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Found 10 results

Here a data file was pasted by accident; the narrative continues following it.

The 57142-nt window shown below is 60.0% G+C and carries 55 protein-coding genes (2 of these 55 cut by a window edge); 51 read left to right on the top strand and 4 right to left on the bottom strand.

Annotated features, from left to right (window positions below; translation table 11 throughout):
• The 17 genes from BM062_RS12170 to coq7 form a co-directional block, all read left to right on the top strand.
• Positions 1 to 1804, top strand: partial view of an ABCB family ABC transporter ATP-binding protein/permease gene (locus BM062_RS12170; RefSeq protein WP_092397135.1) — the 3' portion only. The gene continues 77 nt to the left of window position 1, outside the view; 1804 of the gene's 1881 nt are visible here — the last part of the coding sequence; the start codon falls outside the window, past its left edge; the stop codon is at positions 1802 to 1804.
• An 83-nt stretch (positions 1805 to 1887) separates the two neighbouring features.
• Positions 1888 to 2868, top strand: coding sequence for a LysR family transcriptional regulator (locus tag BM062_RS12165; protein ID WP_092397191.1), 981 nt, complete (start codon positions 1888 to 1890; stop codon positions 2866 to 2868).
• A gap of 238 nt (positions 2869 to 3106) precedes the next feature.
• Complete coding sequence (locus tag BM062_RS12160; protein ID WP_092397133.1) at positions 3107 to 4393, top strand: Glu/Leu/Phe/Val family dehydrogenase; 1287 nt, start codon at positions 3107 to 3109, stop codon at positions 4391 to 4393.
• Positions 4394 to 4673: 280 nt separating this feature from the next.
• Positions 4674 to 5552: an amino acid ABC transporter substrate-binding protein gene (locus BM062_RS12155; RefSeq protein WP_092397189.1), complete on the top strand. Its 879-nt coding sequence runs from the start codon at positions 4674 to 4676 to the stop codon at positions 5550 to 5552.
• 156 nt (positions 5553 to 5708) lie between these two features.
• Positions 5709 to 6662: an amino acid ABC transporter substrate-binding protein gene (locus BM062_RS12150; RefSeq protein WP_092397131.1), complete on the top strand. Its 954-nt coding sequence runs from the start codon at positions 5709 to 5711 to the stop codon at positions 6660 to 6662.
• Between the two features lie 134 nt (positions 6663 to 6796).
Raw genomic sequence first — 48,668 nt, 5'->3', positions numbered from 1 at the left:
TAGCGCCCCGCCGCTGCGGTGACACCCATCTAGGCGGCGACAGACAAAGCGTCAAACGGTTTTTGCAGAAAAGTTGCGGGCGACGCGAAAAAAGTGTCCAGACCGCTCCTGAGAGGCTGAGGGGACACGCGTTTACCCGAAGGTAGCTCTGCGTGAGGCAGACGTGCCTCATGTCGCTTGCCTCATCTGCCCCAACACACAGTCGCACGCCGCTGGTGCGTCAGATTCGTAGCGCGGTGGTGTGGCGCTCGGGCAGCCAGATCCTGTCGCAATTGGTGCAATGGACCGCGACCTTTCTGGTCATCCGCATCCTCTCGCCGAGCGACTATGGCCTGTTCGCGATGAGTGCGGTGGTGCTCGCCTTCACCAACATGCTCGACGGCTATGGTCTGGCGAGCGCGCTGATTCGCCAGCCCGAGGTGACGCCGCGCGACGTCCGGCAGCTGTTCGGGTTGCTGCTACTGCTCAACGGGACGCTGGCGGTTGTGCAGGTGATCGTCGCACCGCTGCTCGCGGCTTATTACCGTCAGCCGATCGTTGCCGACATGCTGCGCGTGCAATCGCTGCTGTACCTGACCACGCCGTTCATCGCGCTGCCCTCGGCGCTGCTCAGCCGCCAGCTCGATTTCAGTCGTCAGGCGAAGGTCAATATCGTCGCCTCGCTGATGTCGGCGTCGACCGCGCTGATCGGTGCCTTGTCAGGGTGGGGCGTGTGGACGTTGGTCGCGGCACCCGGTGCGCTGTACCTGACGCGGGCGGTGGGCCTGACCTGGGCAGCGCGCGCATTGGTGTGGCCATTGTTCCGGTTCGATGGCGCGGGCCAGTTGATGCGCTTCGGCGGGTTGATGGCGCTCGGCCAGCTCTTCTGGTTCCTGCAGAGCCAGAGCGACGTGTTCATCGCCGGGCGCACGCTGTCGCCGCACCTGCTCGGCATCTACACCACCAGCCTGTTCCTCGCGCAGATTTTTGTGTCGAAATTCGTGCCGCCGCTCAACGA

1. Hi everyone! I have been dealing with anticipatory grief most of my life but it is only after a year in therapy that i realised it. My mother has been nearly dying many times in my life (freak asymptomatic double pneumonia, botched surgery leading to constant infections, grapefruit-sized ovarian cyst, breast cancer, septic choc and more). I have always treated those events with a bit of distance. Moved out of the family home as soon as i could as i am an only child and my dad works full time. That allowed me to choose when and how i would help rather than trying to do as much as possible all the time and neglecting my own needs. Fast-forward 10+ years, i have two kids, am back in school and a string of events happened that made moving into my parents home (and turning it into an intergenerational home) the best possible solution for them, us (my partner and i) and the kids. Then COVID hit. Most of my life i have used physical distance to deal with her health situation and make sure that i have my own life going on. However, right now i am a full-time online university student, full-time mom, and full-time caregiver. Even if i don't give my mom full time care, and she is mostly autonomous, the worry is constant, especially while my dad is at work. The grief is always there. The hypervigilance due to COVID is suffocating. I have been trying different methods for regaining peace of mind such as meditation, mindfulness and journaling. I bike my toddler to daycare 3-4 times per week which gives me an hour of exercize. On the other days we spend at least an hour outside with the kids so we get exercize and get out of the house. I guess my question is how to you focus on anything? i have been doing my university work on adrenaline rush last minute. I am reading "Smiling through your tears: anticipating grief" and am working with my therapist on accepting the pain rather than bottle it up. I am just so exhausted my brain has a hard time staying focused on my reading more than a few minutes. My partner has been doing most of the housework because i struggle functionning. Antidepressant meds numb my feelings that i already tend to numb so it feels counterproductive, plus it doesn't help my focus. Everything is closed due to COVID so getting out of the house to study is a non-starter. Weather is still cold here so studying outside is not yet an option. Overall i guess my focus has been to keep everyone safe, keep the kids happy, and care for my mom. But the pressure of my studies have been intense, and i can't afford putting it on pause as i get student loans which allow me to be home instead of at work, and my studies are so i can get out of low-paying retail jobs and can buy the house off my parents so my dad can retire. It feels like i am doing what i can to function and get better and understand this grief better so i can cope more efficiently, but i still struggle to get down to studying, feel a lot of anxiety, mood swings. How do you live with an ill loved one without putting your life on hold? How do you keep functioning? Also, where do you live your spirituality? I haven't found a church that fits my values and i don't really like talking to priests. No nuns in my area. I don't know where to look for respectful spiritual guidance and this part of my life is missing right now. Thanks for reading my rambling. Any insight is much appreciated.